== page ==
When India holds its general elections, the sheer scale can boggle the mind. In the elections that were held in 2014, the number of eligible voters, according to the Election Commission, was 814.5 million, more than the combined population of the third, fourth and fifth most populous countries of the world—the US, Indonesia, and Brazil. This year, with general elections due in a few months, the number will be higher because of the rate at which Indians turn 18 and qualify to vote for the first time. There are other astonishing numbers related to Indian elections: 930,000 polling stations; 1.4 million electronic voting machines (EVMs); and millions of security and policemen to maintain law and order.
The Election Commission is likely to announce the dates for this year’s general elections by mid-February. And once that announcement comes, the real countdown would begin with different political parties, alliances, and other permutations, kicking off campaigning in right earnest. But the campaigning has already begun. Recently, Opposition leaders from parties of all stripes gathered at a rally in Kolkata—where even traditional foes appeared to unite in their resolve to oust Prime Minister Narendra Modi’s BJP-led National Democratic Alliance (NDA) government at the Centre. At the last general elections in 2014, the NDA had pulled off a spectacular victory, garnering 336 of the 543 elected seats in Indian Parliament’s lower house. But in the nearly five years that have followed, opinions have been sharply divided about how it has governed. And that is what will likely make the next election a fiercely fought battle.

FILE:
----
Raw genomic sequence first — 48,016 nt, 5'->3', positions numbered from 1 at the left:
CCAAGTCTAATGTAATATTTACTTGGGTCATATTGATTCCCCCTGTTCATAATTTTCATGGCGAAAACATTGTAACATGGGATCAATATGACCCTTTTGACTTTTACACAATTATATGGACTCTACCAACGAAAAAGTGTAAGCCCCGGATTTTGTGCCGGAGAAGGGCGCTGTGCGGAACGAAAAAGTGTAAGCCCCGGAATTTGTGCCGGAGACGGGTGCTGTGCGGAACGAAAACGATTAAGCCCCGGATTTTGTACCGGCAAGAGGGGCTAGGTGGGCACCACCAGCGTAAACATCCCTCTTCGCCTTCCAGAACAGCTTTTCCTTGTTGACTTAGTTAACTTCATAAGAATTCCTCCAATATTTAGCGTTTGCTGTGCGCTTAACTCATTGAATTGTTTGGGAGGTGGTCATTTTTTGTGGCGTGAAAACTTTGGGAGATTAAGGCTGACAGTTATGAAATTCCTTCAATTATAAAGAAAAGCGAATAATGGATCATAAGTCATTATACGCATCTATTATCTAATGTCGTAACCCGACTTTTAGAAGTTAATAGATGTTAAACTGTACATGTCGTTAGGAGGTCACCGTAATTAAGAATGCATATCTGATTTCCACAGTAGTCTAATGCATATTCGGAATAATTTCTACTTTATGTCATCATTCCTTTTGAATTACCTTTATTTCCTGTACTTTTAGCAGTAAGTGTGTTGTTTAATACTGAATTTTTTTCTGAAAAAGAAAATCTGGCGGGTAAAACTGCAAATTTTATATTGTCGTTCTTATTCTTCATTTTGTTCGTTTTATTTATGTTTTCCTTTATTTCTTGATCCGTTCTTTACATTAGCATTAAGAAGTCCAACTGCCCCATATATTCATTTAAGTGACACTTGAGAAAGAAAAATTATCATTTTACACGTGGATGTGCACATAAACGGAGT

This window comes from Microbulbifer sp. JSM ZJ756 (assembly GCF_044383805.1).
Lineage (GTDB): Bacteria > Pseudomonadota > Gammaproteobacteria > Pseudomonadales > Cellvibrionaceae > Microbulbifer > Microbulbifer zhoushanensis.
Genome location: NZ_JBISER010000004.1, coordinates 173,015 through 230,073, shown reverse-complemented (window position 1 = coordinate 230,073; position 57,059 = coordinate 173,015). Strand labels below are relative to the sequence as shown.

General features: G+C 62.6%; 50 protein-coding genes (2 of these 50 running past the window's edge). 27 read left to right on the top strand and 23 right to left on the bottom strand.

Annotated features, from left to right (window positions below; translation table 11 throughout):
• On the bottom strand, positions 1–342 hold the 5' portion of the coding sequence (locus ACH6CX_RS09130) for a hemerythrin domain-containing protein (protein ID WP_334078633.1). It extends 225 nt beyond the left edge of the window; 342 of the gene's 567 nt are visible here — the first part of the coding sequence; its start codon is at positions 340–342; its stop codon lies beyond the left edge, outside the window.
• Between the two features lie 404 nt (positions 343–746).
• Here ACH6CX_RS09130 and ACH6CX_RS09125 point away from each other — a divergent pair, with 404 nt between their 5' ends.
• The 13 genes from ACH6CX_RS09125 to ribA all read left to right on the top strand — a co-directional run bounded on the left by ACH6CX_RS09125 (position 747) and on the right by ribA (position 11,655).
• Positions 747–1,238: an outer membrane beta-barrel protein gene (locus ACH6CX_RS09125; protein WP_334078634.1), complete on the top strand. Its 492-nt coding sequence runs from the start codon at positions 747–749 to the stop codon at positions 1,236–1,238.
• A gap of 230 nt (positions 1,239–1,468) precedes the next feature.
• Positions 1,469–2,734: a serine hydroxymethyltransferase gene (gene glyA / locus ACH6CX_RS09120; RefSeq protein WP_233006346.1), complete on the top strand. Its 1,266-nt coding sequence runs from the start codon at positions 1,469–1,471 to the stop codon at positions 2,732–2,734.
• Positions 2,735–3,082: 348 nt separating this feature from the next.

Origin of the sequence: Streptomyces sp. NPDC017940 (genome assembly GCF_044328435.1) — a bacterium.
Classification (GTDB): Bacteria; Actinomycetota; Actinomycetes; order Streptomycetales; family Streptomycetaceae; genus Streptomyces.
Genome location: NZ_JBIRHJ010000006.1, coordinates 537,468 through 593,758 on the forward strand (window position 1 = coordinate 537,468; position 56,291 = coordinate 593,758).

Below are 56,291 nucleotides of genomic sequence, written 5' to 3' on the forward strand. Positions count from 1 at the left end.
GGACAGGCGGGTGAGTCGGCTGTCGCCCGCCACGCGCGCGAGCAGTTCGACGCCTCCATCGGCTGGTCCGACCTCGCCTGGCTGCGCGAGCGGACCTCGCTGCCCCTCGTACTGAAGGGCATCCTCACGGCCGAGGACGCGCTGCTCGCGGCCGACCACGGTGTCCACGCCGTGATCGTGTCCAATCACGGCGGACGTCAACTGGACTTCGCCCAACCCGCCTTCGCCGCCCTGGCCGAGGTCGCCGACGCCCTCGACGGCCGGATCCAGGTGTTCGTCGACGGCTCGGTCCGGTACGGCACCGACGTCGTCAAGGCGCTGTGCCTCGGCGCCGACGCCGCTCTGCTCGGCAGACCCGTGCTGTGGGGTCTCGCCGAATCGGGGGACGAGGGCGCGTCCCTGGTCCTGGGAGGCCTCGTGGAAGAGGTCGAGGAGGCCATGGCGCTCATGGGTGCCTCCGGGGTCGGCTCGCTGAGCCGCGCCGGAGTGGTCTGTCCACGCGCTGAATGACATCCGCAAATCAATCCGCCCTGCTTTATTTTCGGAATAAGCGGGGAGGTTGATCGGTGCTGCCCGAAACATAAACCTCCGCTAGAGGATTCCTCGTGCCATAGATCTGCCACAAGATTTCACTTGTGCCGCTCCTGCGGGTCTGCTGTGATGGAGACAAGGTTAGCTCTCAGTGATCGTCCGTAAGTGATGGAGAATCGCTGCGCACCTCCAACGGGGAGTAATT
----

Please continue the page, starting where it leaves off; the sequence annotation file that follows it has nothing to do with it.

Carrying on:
Mr Modi’s own popularity still rides high with several surveys suggesting that Indians still prefer him over leaders from any other party at the helm of the central government but his party and its allies have suffered multiple setbacks, most recently in regional elections where it was ousted from power in crucial northern states including Rajasthan, Madhya Pradesh and Chhattisgarh. When it comes to the national elections, which way people in the northern states such as those, comprising the Hindi belt, till now a traditional stronghold of the BJP, will decide which way the people’s verdict will go. It will be in Uttar Pradesh (UP), the largest and most populous of Indian states, where the people’s verdict will matter most. UP’s 80 seats makes it the state with the largest number of elected representatives to Parliament, followed by Maharashtra, which has 48, and West Bengal and Andhra Pradesh, which have 42 each.